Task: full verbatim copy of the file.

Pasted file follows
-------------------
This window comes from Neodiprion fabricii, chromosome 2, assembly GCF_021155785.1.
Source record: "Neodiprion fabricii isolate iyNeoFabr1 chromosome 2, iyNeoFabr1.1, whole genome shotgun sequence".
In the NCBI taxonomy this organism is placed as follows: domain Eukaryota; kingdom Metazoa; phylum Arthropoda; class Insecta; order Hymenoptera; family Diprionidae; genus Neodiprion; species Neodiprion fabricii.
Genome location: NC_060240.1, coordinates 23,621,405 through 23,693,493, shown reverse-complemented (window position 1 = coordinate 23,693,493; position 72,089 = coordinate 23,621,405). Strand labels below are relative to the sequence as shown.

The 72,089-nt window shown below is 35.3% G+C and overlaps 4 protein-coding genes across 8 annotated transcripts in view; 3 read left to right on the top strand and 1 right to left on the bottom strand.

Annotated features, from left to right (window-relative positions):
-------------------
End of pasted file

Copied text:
This window comes from Neodiprion fabricii, chromosome 2, assembly GCF_021155785.1.
Source record: "Neodiprion fabricii isolate iyNeoFabr1 chromosome 2, iyNeoFabr1.1, whole genome shotgun sequence".
In the NCBI taxonomy this organism is placed as follows: domain Eukaryota; kingdom Metazoa; phylum Arthropoda; class Insecta; order Hymenoptera; family Diprionidae; genus Neodiprion; species Neodiprion fabricii.
Genome location: NC_060240.1, coordinates 23,621,405 through 23,693,493, shown reverse-complemented (window position 1 = coordinate 23,693,493; position 72,089 = coordinate 23,621,405). Strand labels below are relative to the sequence as shown.

The 72,089-nt window shown below is 35.3% G+C and overlaps 4 protein-coding genes across 8 annotated transcripts in view; 3 read left to right on the top strand and 1 right to left on the bottom strand.

Annotated features, from left to right (window-relative positions):